The Writer’s Practice: Your Everyday Writing Warm-Up

Today’s guest post is by Anuradha Prasad.

Lately I have been thinking a lot about practice.

Did you know that all art forms and spiritual work are rooted in deliberate practice? Practice is the time set aside every day to honor your work and develop your skills. It takes the shape of rituals and exercises. Practice gathers your attention and brings it to your work.

Ballet dancers train for hours. Even the most basic steps are repeated over and over again. The movements and the dancers are inseparable. When they are on stage, these movements are transformed into performance.

Singers  warm up with the basics, stretch their vocal chords for two to three hours a day. Athletes and gymnasts train every day. They are always in shape and ready to push to the next level.

How can you bring that disciplined practice to your life each day instead of jumping straight into a project and laying fallow between these projects? What are the warm-ups that you as a writer can do? What is the jumping jacks equivalent to writing?

You can easily develop your writing practice by planning your time, what you’ll write, and what you’ll read. And then do it. Every single day.

Planning Your Practice Time

You’ll need to set aside at least two hours every day for dedicated writing and reading practice. It excludes projects that you are working on and books that you may be reading for pleasure. The first two hours of the morning or the last two hours before you hit the sack are ideal, as your mind is clear and there are fewer interruptions.

When you write in the mornings, as soon as you get out of bed, the writing may have a dreamlike quality to it. Another benefit? The censors are not up just yet.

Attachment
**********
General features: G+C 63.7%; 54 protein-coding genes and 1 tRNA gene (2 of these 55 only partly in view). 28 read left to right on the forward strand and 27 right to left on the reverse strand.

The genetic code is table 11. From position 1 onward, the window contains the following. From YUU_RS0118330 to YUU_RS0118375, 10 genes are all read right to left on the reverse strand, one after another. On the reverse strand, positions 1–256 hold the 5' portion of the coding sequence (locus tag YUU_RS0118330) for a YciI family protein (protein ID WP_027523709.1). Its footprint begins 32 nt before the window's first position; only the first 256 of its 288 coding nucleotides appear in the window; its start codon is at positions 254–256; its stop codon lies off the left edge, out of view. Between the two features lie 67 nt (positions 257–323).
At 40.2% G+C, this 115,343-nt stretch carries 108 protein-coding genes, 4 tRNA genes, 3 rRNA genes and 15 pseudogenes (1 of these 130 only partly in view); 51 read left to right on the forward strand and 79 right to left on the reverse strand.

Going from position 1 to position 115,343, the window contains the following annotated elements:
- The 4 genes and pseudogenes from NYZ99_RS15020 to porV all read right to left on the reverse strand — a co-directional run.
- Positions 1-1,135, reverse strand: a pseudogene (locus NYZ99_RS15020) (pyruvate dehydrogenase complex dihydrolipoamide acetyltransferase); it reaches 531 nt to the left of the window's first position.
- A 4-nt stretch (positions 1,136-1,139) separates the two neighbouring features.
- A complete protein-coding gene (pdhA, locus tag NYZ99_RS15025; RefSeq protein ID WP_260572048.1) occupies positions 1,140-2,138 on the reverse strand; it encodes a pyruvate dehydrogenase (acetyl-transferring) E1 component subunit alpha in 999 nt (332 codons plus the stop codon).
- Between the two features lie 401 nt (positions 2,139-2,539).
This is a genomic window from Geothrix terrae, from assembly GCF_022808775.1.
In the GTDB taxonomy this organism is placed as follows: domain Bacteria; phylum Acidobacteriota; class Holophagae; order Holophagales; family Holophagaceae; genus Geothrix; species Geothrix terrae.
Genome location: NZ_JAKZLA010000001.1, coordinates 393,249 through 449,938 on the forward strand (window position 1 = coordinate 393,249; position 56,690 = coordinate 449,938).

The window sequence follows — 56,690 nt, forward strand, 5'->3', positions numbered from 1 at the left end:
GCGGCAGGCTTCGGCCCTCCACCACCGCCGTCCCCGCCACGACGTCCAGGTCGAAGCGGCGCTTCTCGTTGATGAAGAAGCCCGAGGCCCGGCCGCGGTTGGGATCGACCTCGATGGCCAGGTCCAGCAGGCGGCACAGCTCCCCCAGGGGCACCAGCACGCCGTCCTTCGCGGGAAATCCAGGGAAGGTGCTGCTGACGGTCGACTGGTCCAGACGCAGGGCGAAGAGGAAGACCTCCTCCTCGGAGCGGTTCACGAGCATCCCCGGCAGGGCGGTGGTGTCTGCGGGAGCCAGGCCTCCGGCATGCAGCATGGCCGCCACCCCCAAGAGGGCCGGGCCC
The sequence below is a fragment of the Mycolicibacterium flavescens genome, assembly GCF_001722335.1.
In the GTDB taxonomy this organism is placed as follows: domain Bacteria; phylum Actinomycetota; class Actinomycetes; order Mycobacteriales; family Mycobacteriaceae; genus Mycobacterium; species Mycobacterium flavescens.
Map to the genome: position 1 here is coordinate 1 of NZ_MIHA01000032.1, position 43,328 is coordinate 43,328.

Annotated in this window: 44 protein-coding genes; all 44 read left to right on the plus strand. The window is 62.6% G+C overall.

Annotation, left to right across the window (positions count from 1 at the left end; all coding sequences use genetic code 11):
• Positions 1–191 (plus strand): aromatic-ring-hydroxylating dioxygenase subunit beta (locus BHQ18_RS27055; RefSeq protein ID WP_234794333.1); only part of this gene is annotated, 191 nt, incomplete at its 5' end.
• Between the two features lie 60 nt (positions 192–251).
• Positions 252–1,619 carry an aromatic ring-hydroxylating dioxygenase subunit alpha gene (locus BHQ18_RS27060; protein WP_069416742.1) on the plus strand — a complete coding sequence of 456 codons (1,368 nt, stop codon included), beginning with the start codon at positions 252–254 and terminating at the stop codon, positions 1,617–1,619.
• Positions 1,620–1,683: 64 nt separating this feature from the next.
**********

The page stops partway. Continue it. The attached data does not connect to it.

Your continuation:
If two hours is too big a chunk out of a busy schedule, you could set aside an hour in the morning and an hour at night, or even in the afternoon. It doesn’t matter when you practice so long as you don’t skip the practice.

Making Reading Your Practice

Reading practice involves reading with a goal in mind. The goal is to analyze the text that you are reading. Instead of reading for pleasure, you need to dive deeper. It means you will cover less ground, but it’s thorough.

When you read as a writer, you’ll be looking at the writing techniques used and the craft of writing. You could annotate the text and make notes on the side. Pay attention to how sentences are structured and what purpose they serve, symbols, repetitions, other standout literary devices, plot points, and so on.

Reading deliberately is an exercise in developing discernment. What makes good writing? What works and what fails? Books that will give you guidelines on reading critically include Roy Peter Clark’s The Art of X-Ray Reading and Francine Prose’s Reading like a Writer.

Flexing Your Writing Muscles

Your writing practice should ideally include a freewrite in the morning when you wake up, as recommended by Julia Cameron in The Artist’s Way. Cameron suggests engaging in three pages of uncensored writing, which she calls the morning pages, as soon as you wake up.

You could also work with prompts and freewrite for ten to fifteen minutes. The purpose of freewriting is not to create perfect writing but to simply exercise your thinking and writing muscles.

Prompts can be found online or in books on the craft of writing such as Natalie Goldberg’s. You could choose a phrase at random from a novel or a poem. See what it triggers. Or try exercises that are specific to writing techniques, such as description, dialogue, or character.

You may have a few favorite prompts. However, it works better if you constantly work with new ones. Just think, if you do only your favorite ab crunches, the rest of your body will remain weak. Push yourself out of your comfort zone with a new prompt every day.

These practices don’t take up much time, and they will help you stay in the habit of writing. Often new ideas for projects are born through these simple practices. And when you do start working on a project, you may find that your skills have vastly improved.

It will help to continue your writing practice even when you are deep in a project, though you may want to shorten the time spent on it. No athlete, singer, or dancer would get into the meat of their practice without a warm-up. And that goes for the writer too.

Anuradha Prasad is a writer and editor. She also writes poetry and short fiction. Her work has appeared in Muse India and Literally Stories. Visit Anuradha at her blog.

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